CompactPCI, through the PICMG 2.9 add on, provides a comparable management framework. The ATCA framework, by contrast, is incorporated as part of the baseline ATCA spec (PICMG 3.0), building on the PICMG 2.9 spec to provide a higher level of detail and additional IPMI commands.
AdvancedMC Modules Enhance ATCA Flexibility And Scalability
ATCA carriers can be equipped with up to eight AdvancedMC modules, which come in four sizes: half-height single-width, half-height double-width, and a full-height version of each. The field replaceable modules have escalating power limits of 20W for the smallest module to 60W for the largest module.
AdvancedMC enhances ATCA flexibility by extending its high-bandwidth, multi-protocol interface to individual hot-swappable modules. This provides TEMs with a versatile platform for building modular telecom systems that can be outsourced, designed/manufactured, stocked and spared at a lower cost. The modular architecture also reduces service provider operating expenditures by reducing the impact of component failures, and enabling service providers to scale, upgrade, provision, and repair live systems with a finer degree of granularity and minimal disruption to overall service.
MicroTCA Addresses Low- To Mid-Range Applications
The ATCA/AdvancedMC platform is an outstanding solution for many mid-range to high-end telecom infrastructure applications because of its high performance, modularity, and five nines reliability. These features, however, come with a price tag that can be too expensive for many central office, outside plant, and customer premises applications. ATCAs generous form factor is also a stumbling block for outside plant applications such as wireless base stations with tight space constraints.
To serve these low- to mid-range telecom applications with space and/or cost constraints, PICMG is in the process of developing a new specification based on the AdvancedMC platform known as MicroTCA. With ratification expected in June 2006, MicroTCA essentially eliminates the ATCA carrier, enabling equipment makers to directly utilize AdvancedMC modules in a variety of enclosures.
MicroTCA enables equipment providers to leverage the installed base of off-the-shelf AdvancedMC modules, while achieving lower cost in a smaller footprint. MicroTCA also enables equipment providers to utilize the same serial fabric interface and integrated IPMI system management used in ATCA/ AdvancedMC systems. This combination makes MicroTCA an outstanding complement to ATCA for small form factor central office and outside-plant applications like wireless base stations, WiFi/ WiMAX radio boxes, next-generation digital loop carriers, optical ADMs, and Fiber to the Curb optical network units.
The foundation for the MicroTCA chassis is the MicroTCA Carrier Hub (MCH), which provides the switched fabric and shelf management functions. MicroTCA backplanes will provide scaleable bandwidth up to 40 Gbit/sec. Using the same serial transport mechanism as AdvancedMC, MicroTCA backplanes will provide a raw bandwidth of 12.5 Gbit/sec per channel while supporting star, dual-star, and mesh topologies. Like ATCA and AdvancedMC, MicroTCA is also protocol agnostic, and supports a variety of packet-based protocols, including Ethernet, PCI Express/AS, and Rapid I/O.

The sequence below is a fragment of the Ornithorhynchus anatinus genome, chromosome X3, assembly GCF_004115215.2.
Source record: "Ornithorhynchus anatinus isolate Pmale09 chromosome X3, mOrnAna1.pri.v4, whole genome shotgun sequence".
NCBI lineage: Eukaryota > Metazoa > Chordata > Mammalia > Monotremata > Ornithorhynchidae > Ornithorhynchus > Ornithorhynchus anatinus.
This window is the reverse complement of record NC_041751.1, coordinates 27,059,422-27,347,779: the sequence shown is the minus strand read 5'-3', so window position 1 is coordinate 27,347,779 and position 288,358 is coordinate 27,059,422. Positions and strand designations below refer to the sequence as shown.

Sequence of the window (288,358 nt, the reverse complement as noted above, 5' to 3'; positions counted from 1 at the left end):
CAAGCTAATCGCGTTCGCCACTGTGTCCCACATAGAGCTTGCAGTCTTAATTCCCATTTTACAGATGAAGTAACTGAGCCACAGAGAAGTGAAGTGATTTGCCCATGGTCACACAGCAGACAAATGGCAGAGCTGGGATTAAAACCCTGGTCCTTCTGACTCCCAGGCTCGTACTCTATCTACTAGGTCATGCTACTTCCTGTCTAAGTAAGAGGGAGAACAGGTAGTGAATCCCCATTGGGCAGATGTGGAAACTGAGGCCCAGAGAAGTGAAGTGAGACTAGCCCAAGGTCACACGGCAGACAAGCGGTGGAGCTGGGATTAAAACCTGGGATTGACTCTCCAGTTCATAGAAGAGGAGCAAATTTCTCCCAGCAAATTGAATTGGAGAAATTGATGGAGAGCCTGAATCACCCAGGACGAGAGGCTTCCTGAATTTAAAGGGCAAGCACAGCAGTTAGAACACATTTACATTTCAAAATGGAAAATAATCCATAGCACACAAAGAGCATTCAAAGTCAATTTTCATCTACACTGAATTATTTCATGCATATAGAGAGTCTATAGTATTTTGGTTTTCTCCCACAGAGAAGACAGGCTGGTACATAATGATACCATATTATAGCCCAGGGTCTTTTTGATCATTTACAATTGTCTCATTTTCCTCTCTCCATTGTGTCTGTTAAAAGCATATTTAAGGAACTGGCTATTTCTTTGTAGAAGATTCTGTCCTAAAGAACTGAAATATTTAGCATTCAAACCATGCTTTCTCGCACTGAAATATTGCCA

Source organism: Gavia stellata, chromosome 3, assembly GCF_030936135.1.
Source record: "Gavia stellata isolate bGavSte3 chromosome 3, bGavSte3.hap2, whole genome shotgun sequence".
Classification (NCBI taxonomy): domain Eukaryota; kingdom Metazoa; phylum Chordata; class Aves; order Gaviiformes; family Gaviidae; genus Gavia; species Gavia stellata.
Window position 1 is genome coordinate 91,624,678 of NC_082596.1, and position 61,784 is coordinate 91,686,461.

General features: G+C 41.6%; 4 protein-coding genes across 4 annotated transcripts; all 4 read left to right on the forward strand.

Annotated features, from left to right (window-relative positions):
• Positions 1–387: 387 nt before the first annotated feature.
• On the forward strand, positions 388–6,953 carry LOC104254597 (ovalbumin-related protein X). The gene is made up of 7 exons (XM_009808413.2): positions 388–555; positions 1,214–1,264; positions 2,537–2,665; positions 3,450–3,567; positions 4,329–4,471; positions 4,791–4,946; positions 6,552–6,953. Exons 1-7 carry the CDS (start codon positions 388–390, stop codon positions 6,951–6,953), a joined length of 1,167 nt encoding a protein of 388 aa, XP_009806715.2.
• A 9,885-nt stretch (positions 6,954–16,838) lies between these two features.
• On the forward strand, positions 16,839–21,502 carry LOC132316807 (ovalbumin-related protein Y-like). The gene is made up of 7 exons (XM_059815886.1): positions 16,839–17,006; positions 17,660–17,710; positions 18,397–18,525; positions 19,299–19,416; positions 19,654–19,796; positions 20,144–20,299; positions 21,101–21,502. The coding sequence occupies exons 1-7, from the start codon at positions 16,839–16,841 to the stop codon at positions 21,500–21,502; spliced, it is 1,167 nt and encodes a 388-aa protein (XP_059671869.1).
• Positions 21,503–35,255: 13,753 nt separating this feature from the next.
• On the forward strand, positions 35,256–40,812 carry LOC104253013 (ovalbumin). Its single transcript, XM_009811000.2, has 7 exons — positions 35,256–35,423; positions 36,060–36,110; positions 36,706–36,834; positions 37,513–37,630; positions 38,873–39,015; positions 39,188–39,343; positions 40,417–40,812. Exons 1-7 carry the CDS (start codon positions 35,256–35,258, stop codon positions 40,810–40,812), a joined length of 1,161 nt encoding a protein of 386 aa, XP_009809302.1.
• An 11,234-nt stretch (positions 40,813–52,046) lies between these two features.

To enhance availability, MicroTCA shelves support hot-swappable AdvancedMC modules, enabling service providers to replace individual modules in the field without taking the entire shelf off line. The MicroTCA backplane also provides IPMI, which enables the shelf management to monitor and control each module installed in the backplane.
MicroTCA shelves will be able to accept any standard AdvancedMC module in a variety of form factors, including half-height/single-wide, half-height/double-wide, full-height/single-wide and full-height/double-wide. A typical high-availability shelf could combine redundant MCHs and power modules with up to 12 AdvancedMC modules. MicroTCA shelves will take power from an AC main or traditional -48 Vdc telecom source, and convert it to 12V for delivery to individual AdvancedMC modules.
CompactPCI based systems can still provide a good solution for many telecom projects. However, taken together, ATCA, AdvancedMC, and MicroTCA provide a modular, scaleable end-to-end framework that addresses the full spectrum of next generation, high-availability packet-based telecom applications, from core routers and WDMs, to converged customer premises equipment. This open framework helps drive equipment costs down by enabling equipment providers to quickly develop and configure systems using affordable, off-the-shelf hardware and software components. It also reduces operating costs, providing a modular, field replaceable framework with integrated system management that enables carriers to scale, manage, and service their systems with a higher degree of granularity. IT
Todd Wynia is vice president of marketing for Artesyn Communications Products. For more information, please visit the company online at www.artesyncp.com (news - alerts).